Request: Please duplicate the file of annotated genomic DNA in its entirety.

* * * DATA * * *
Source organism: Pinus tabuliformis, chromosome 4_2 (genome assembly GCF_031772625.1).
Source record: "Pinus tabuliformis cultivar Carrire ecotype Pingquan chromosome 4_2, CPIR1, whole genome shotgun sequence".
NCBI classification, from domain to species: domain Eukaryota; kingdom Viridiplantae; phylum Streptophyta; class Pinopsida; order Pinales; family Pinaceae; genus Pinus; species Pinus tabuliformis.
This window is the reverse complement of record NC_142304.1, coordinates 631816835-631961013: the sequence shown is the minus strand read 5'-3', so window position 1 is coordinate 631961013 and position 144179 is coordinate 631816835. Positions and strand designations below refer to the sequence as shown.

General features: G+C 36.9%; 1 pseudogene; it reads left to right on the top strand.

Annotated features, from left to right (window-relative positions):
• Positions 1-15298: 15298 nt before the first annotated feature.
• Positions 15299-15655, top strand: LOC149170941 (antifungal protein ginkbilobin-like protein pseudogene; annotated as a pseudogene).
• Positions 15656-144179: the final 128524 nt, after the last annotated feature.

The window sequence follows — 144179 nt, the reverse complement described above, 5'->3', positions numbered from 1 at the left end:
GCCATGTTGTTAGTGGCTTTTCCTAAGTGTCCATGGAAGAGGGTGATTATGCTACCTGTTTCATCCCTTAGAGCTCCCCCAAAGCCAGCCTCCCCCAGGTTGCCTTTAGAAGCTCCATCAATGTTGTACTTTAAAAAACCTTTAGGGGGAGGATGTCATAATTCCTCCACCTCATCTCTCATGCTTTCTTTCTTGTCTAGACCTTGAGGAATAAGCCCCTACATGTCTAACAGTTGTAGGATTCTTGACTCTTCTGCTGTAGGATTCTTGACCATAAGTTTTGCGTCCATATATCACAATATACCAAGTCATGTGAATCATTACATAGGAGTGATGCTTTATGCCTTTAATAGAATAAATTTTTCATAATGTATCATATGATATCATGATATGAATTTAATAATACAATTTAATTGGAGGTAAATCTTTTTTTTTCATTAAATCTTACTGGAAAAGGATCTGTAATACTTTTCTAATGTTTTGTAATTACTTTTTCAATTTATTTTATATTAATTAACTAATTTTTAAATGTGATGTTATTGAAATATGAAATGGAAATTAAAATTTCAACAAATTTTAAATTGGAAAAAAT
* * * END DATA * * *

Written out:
Source organism: Pinus tabuliformis, chromosome 4_2 (genome assembly GCF_031772625.1).
Source record: "Pinus tabuliformis cultivar Carrire ecotype Pingquan chromosome 4_2, CPIR1, whole genome shotgun sequence".
NCBI classification, from domain to species: domain Eukaryota; kingdom Viridiplantae; phylum Streptophyta; class Pinopsida; order Pinales; family Pinaceae; genus Pinus; species Pinus tabuliformis.
This window is the reverse complement of record NC_142304.1, coordinates 631816835-631961013: the sequence shown is the minus strand read 5'-3', so window position 1 is coordinate 631961013 and position 144179 is coordinate 631816835. Positions and strand designations below refer to the sequence as shown.

General features: G+C 36.9%; 1 pseudogene; it reads left to right on the top strand.

Annotated features, from left to right (window-relative positions):
• Positions 1-15298: 15298 nt before the first annotated feature.
• Positions 15299-15655, top strand: LOC149170941 (antifungal protein ginkbilobin-like protein pseudogene; annotated as a pseudogene).
• Positions 15656-144179: the final 128524 nt, after the last annotated feature.

The window sequence follows — 144179 nt, the reverse complement described above, 5'->3', positions numbered from 1 at the left end:
GCCATGTTGTTAGTGGCTTTTCCTAAGTGTCCATGGAAGAGGGTGATTATGCTACCTGTTTCATCCCTTAGAGCTCCCCCAAAGCCAGCCTCCCCCAGGTTGCCTTTAGAAGCTCCATCAATGTTGTACTTTAAAAAACCTTTAGGGGGAGGATGTCATAATTCCTCCACCTCATCTCTCATGCTTTCTTTCTTGTCTAGACCTTGAGGAATAAGCCCCTACATGTCTAACAGTTGTAGGATTCTTGACTCTTCTGCTGTAGGATTCTTGACCATAAGTTTTGCGTCCATATATCACAATATACCAAGTCATGTGAATCATTACATAGGAGTGATGCTTTATGCCTTTAATAGAATAAATTTTTCATAATGTATCATATGATATCATGATATGAATTTAATAATACAATTTAATTGGAGGTAAATCTTTTTTTTTCATTAAATCTTACTGGAAAAGGATCTGTAATACTTTTCTAATGTTTTGTAATTACTTTTTCAATTTATTTTATATTAATTAACTAATTTTTAAATGTGATGTTATTGAAATATGAAATGGAAATTAAAATTTCAACAAATTTTAAATTGGAAAAAAT